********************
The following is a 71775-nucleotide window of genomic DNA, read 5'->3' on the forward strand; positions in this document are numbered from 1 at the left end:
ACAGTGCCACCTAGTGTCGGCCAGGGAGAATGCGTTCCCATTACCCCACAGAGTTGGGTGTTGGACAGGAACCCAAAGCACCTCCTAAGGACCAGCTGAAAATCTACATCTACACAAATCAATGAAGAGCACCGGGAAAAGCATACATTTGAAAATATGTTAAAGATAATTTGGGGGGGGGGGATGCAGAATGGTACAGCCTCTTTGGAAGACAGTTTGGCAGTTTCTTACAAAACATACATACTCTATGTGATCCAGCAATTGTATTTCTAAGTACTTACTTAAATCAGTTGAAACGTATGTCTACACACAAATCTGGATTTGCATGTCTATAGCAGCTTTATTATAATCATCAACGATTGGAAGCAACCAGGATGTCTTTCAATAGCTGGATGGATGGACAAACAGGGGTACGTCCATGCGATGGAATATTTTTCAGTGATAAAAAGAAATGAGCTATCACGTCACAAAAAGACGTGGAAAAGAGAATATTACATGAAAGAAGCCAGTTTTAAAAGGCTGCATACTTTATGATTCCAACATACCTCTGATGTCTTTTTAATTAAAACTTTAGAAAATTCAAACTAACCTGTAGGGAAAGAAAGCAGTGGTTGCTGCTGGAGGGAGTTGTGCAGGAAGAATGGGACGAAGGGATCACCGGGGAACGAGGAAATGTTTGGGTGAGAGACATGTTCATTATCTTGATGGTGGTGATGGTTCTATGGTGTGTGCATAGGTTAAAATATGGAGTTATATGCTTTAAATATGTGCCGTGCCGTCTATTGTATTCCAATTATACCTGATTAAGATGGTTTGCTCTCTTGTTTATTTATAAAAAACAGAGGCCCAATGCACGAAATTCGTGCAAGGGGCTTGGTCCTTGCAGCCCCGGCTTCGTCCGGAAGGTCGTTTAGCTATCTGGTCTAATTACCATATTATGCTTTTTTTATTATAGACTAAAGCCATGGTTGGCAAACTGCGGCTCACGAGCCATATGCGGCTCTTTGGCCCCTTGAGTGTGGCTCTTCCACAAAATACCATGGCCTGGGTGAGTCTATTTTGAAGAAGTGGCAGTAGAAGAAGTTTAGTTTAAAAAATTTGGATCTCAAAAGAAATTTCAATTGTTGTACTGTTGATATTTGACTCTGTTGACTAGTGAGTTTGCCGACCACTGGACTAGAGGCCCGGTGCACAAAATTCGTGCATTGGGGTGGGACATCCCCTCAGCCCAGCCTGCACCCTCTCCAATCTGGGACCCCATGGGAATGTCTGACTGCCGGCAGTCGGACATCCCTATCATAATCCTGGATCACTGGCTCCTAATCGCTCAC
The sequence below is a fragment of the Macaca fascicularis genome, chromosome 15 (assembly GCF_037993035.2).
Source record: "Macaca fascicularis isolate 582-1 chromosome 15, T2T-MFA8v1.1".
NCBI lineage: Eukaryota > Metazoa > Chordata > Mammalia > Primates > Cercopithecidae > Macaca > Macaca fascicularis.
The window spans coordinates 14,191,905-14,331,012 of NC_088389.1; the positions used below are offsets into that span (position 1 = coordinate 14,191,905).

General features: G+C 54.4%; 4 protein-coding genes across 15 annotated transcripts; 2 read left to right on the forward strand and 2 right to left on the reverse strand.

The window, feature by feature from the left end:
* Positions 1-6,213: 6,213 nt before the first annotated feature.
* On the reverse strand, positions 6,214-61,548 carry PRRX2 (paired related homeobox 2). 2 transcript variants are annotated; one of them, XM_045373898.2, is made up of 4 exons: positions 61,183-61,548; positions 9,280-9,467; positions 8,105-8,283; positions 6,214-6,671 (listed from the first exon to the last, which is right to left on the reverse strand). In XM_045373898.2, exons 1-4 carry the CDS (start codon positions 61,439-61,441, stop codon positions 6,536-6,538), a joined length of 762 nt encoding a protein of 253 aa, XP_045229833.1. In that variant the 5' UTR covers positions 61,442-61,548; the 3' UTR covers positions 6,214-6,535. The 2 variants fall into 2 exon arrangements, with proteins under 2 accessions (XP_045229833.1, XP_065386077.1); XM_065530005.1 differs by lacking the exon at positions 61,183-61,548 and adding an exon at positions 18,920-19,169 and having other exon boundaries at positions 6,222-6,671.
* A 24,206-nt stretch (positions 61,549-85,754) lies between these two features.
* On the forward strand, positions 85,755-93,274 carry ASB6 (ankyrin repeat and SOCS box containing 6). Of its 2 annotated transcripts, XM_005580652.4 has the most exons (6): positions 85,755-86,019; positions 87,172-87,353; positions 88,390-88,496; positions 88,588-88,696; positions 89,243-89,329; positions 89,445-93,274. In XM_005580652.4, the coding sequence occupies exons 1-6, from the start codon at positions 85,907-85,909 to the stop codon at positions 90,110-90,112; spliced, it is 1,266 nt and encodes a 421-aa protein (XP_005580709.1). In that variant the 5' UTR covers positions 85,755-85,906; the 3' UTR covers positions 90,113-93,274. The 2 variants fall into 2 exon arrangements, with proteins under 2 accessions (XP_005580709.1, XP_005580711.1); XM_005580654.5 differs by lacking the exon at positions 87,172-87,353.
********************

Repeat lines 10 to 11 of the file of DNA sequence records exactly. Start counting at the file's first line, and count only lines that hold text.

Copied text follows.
* On the reverse strand, positions 6,214-61,548 carry PRRX2 (paired related homeobox 2). 2 transcript variants are annotated; one of them, XM_045373898.2, is made up of 4 exons: positions 61,183-61,548; positions 9,280-9,467; positions 8,105-8,283; positions 6,214-6,671 (listed from the first exon to the last, which is right to left on the reverse strand). In XM_045373898.2, exons 1-4 carry the CDS (start codon positions 61,439-61,441, stop codon positions 6,536-6,538), a joined length of 762 nt encoding a protein of 253 aa, XP_045229833.1. In that variant the 5' UTR covers positions 61,442-61,548; the 3' UTR covers positions 6,214-6,535. The 2 variants fall into 2 exon arrangements, with proteins under 2 accessions (XP_045229833.1, XP_065386077.1); XM_065530005.1 differs by lacking the exon at positions 61,183-61,548 and adding an exon at positions 18,920-19,169 and having other exon boundaries at positions 6,222-6,671.
* A 24,206-nt stretch (positions 61,549-85,754) lies between these two features.